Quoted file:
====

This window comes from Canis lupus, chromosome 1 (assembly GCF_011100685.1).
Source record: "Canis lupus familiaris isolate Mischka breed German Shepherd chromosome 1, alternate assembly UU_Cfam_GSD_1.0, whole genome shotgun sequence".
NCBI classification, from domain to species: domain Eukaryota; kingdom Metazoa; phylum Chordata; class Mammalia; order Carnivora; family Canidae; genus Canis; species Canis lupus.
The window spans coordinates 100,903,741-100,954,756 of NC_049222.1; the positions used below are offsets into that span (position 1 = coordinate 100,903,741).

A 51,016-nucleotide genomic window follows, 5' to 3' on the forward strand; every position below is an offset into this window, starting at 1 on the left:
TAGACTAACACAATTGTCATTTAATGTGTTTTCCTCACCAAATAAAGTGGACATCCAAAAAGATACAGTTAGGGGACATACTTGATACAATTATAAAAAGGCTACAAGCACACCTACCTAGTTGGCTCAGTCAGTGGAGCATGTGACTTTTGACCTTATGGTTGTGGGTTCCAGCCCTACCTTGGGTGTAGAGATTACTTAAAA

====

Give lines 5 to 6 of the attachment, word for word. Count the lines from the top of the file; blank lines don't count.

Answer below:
A 51,016-nucleotide genomic window follows, 5' to 3' on the forward strand; every position below is an offset into this window, starting at 1 on the left:
TAGACTAACACAATTGTCATTTAATGTGTTTTCCTCACCAAATAAAGTGGACATCCAAAAAGATACAGTTAGGGGACATACTTGATACAATTATAAAAAGGCTACAAGCACACCTACCTAGTTGGCTCAGTCAGTGGAGCATGTGACTTTTGACCTTATGGTTGTGGGTTCCAGCCCTACCTTGGGTGTAGAGATTACTTAAAA